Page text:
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Possible Duplicate:
Access random item in list

I want to randomly generate an element from a string list, however I have no idea about how to achieve this. I have 4 elements : aaa, bbb, ccc, ddd. I want to generate one of them to draw on the screen randomly, I search some piece of code of C# but it's not working. Does anyone know how to make this?

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marked as duplicate by MattDavey, Perception, Eric J., John Koerner, jadarnel27 Jan 30 '13 at 4:26

This question has been asked before and already has an answer. If those answers do not fully address your question, please ask a new question.

up vote 2 down vote accepted

Check out this link for drawing text in XNA:

After you have that part, you simply need to create a list and select a random element to be passed to spriteBatch.DrawString(). This is a quick untested version of what that might look like. You should fix this to suit your code.

Random r = new Random();
string rand = list[r.Next(list.Count)];

spriteBatch.DrawString(spriteFont, rand, new Vector2(20, 45), Colors.Black);
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It works now! thank you very much! – facebook-100000499165748 Jan 29 '13 at 23:39
@facebook-100000499165748: glad it works. I'm not so sure about the edits, but be sure to accept the answer if the question can be closed. – Gray Jan 30 '13 at 0:01

I am not sure if this is what you need, but why not create a random integer and then use string[int] to access your string array.

namespace ConsoleApplication1
  using System;
  using System.Text;

  class Program
    static void Main(string[] args)
      Random random = new Random();
      string[] myStrings = new string[] { "aaa", "bbb", "ccc", "ddd" };

      for (int n = 0; n < 10; n++)
        int rnd = random.Next(0, myStrings.Length);
        string s = myStrings[rnd];
        Console.WriteLine("-> {0}", s);

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Your code assumes the application is console, but it's XNA. – user1306322 Jan 29 '13 at 20:38
@user1306322 that doesn't make the answer wrong. The question asked has absolutely nothing to do with XNA. – MattDavey Jan 30 '13 at 0:14

Sure, easy enough:

List<string> list = new List<string>() { "aaa", "bbb", "ccc", "ddd" };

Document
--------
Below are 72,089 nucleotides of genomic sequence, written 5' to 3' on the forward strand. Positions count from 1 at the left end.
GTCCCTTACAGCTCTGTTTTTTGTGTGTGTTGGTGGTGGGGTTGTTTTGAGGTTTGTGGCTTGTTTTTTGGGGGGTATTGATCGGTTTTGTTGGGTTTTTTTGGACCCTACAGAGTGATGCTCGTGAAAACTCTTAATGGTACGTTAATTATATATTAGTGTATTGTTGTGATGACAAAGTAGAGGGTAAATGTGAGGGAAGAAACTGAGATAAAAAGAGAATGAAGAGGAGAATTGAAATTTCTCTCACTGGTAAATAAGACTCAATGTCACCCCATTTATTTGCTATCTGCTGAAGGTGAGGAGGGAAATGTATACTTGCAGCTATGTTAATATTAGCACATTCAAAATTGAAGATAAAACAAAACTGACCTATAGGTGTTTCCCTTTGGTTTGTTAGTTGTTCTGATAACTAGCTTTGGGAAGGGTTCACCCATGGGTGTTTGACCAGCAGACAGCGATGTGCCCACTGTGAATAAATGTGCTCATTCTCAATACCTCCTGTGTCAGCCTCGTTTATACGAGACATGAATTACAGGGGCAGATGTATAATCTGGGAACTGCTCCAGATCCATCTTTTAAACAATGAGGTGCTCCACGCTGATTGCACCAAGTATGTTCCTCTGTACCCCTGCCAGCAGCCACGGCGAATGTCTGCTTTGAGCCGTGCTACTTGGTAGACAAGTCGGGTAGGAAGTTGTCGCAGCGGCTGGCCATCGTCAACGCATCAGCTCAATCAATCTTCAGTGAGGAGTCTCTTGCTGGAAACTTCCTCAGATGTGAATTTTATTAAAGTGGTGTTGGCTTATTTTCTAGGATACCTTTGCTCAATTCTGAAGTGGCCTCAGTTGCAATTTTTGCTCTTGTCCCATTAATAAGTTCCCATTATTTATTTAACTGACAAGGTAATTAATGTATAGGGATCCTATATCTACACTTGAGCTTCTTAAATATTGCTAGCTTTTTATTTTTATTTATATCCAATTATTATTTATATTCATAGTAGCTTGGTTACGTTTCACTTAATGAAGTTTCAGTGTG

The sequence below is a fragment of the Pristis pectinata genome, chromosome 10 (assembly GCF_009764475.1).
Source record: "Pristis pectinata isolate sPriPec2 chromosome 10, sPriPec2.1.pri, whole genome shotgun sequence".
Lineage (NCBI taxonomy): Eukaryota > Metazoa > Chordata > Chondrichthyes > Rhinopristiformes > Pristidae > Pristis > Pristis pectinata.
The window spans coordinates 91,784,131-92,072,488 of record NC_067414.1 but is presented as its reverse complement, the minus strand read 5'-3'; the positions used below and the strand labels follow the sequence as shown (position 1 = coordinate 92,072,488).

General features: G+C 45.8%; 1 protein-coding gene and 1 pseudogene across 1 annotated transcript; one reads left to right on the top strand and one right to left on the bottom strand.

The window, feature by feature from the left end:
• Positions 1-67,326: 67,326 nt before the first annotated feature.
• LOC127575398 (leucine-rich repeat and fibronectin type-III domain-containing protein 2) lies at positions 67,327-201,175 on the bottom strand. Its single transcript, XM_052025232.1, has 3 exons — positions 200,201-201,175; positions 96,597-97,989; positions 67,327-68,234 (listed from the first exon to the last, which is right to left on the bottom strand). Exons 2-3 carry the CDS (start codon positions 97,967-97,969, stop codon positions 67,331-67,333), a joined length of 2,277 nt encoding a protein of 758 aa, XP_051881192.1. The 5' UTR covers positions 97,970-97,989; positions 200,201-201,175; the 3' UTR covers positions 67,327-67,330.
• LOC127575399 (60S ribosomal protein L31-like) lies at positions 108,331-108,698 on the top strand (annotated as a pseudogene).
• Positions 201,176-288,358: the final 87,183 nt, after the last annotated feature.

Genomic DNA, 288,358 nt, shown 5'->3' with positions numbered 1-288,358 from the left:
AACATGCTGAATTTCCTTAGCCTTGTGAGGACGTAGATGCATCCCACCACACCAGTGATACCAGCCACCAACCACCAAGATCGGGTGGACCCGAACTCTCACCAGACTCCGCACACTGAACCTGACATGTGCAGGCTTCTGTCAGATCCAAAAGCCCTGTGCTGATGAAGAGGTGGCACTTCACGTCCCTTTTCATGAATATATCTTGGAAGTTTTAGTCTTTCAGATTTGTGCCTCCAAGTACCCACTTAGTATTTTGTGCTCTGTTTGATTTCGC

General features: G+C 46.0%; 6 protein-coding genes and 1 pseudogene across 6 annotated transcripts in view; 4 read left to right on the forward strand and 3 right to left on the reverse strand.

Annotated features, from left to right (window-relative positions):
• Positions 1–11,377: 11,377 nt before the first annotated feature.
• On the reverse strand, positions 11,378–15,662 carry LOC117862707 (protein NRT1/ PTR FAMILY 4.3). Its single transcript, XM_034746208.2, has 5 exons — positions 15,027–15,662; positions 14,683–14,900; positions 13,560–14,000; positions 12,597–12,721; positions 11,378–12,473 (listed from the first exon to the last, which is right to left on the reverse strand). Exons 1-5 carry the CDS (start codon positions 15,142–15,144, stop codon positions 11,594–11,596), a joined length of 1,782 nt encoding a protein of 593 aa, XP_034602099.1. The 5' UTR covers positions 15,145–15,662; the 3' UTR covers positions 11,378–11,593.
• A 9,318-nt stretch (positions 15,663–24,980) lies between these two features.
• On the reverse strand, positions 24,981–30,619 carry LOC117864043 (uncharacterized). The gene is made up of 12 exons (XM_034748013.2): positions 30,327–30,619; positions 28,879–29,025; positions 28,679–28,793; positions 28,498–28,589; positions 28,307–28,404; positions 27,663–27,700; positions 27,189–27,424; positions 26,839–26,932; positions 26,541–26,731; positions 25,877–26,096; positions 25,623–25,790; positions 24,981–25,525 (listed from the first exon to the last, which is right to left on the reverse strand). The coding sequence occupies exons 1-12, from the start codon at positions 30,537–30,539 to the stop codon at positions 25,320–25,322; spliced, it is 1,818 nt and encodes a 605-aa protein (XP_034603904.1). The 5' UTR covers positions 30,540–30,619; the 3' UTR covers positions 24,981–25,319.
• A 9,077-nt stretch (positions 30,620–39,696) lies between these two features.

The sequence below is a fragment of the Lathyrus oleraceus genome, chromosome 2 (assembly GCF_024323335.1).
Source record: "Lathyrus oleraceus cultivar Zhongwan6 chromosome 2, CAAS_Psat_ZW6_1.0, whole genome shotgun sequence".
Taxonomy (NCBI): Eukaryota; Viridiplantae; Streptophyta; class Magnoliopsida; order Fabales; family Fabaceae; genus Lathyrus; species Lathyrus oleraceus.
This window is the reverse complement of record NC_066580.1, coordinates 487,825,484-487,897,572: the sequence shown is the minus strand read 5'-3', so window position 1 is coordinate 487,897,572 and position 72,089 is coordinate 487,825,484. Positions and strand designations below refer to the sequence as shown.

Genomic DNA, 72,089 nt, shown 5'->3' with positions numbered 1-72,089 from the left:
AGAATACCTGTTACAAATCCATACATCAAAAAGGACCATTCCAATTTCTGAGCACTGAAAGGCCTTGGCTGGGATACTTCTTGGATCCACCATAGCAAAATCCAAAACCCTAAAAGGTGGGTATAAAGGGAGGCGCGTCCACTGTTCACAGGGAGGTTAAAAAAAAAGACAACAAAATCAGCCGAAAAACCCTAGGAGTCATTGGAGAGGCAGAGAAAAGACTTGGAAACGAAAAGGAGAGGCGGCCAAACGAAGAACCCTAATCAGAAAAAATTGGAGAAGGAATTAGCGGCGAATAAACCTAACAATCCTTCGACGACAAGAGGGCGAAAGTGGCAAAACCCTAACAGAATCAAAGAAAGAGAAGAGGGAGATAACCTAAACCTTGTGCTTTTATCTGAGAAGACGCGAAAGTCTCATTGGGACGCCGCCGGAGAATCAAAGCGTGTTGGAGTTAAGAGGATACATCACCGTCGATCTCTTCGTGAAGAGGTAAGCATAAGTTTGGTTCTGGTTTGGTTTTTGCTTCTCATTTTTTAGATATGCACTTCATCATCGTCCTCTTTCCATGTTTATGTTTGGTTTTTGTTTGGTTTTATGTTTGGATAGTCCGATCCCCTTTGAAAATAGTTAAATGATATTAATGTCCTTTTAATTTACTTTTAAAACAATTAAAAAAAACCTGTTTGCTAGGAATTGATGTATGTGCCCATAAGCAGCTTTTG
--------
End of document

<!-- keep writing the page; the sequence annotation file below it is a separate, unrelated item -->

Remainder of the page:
int l = list.Count;

Random r = new Random();

int num = r.Next(l);

var randomStringFromList = list[num];

Also next time you should include the code that doesn't work along with (possible) reasons why.

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I was just wondering why you choose list.Count() over just list.Count. Is there some difference I am not aware of? – Gray Jan 29 '13 at 23:55
I was sure the extension version is faster than the property one, but I just ran a test and turns out the property is about five times faster than the extension. So you should use the one without the parentheses. – user1306322 Jan 30 '13 at 0:07
I think the reason is because you do all the work up front to create a List. It keeps track of that count for you, so you might as well use it. Count() is more useful for the lower level stuff like plain old arrays. That is my understanding of it anyway. That is useful to know that for sure though, rather than just assuming. – Gray Jan 30 '13 at 0:09
Count() is useful when you don't know exactly what kind of collection you're dealing with. ILists and Arrays both know exactly how many items they hold, so calling the Count or Length properties respectively is very cheap. When you have an IEnumerable for instance, you don't know what kind of collection it is, so you have to use the Count() extension method, which iterates over the collection to count the items (very much slower). – MattDavey Jan 30 '13 at 0:11
@MattDavey: Thanks for the Correction on Arrays. Somehow the length property slipped my mind. IEnumerables were a much better example. – Gray Jan 30 '13 at 0:13

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